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Energy efficiency is a theme common to virtually all of our projects in the municipal and environmental infrastructure sector, where we have helped water, wastewater, district heating and urban transport clients to achieve significant savings.
Examples include the overhaul of district heating systems in western Siberia and Ukraine, replacing inefficient energy sources with biomass from forestry waste, and the upgrading of buses in Plovdiv, Bulgaria, to run on cleaner fuel
We signed a 13-year loan of 1.3 billion roubles (€29 million) to overhaul the district heating system in the remote municipalities of Khanty-Mansi Autonomous District in Siberia. The project will include the partial replacement of inefficient diesel and oil-fired generators with combined heat and power (CHP) plants using biomass fuel made up of locally produced forestry waste.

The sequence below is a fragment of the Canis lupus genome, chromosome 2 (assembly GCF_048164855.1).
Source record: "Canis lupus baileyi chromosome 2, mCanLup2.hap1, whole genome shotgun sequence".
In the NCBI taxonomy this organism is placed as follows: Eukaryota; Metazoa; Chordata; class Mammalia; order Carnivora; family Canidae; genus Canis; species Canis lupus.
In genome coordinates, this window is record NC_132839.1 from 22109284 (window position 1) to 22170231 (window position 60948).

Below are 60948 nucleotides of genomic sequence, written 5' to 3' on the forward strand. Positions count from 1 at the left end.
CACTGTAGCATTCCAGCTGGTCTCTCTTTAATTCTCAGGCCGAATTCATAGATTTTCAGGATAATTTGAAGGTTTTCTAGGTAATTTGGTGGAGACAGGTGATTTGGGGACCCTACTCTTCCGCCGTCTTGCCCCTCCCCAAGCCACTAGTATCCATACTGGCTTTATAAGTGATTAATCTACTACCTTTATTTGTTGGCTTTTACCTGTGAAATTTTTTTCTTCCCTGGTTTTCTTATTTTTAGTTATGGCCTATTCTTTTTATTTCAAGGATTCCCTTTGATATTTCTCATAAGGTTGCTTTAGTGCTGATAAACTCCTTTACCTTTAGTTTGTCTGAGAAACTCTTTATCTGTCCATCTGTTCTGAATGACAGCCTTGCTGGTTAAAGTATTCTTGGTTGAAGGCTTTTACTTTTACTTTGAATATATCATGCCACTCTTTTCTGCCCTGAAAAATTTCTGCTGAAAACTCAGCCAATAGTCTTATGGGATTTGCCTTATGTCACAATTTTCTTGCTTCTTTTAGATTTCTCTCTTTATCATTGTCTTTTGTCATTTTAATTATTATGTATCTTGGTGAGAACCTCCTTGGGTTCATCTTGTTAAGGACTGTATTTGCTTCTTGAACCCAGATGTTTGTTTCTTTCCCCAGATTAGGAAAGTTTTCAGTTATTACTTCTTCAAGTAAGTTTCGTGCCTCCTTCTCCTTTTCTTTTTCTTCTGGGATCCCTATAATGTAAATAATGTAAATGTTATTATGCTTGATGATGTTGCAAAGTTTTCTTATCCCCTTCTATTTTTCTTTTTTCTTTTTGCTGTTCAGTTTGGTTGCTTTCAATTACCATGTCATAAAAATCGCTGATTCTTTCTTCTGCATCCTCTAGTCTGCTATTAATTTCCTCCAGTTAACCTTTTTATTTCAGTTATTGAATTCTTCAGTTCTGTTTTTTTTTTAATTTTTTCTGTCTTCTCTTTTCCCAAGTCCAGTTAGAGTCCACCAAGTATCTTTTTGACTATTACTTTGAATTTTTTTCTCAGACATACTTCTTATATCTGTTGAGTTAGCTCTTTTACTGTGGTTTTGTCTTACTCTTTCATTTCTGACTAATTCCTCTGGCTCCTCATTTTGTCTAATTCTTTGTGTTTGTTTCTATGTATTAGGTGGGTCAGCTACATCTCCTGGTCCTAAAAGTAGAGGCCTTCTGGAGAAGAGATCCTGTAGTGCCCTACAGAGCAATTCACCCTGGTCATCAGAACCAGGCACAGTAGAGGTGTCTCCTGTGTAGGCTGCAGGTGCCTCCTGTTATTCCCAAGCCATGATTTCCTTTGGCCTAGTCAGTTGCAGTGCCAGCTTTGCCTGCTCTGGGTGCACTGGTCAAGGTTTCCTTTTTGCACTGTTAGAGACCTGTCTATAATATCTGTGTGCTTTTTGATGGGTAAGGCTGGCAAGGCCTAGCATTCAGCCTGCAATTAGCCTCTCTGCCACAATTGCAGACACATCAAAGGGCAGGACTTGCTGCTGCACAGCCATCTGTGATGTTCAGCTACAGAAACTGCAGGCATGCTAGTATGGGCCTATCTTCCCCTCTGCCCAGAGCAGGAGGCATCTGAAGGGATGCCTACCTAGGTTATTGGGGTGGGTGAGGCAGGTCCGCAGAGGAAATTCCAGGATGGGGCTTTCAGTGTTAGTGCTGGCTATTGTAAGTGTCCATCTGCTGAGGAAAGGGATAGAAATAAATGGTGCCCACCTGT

In Ukraine, we provided a €12 million loan to the municipal district heating company of Ivano-Frankivsk to part convert its energy supply to biomass. The project is expected to result in additional annual reductions of 5.2 million cubic metres in gas consumption and around 10 kilotonnes of CO2 per annum – enough energy to provide heating for a 10,000-strong community in Ukraine for an entire year. We mobilised a large grant from Sweden to support the project by helping the city to manage affordability constraints. The success of this cooperation was instrumental in the decision of the Swedish Presidency of the European Union to launch the Eastern Europe Energy Efficiency and Environment Partnership (E5P). The Partnership was inaugurated at a donor conference in Stockholm in November 2009 and will promote energy efficiency in the region (initially focusing on Ukraine), particularly in the district heating sector.
In Bulgaria, the EBRD is working with Hebros Bus Ltd, a private bus company based in Plovdiv, to replace old diesel buses with compressed natural gas models. Our €5.9 million loan to Hebros will help the company to reduce its carbon dioxide emissions by 6.2 kilotonnes over the next ten years.
Last updated 7 May 2010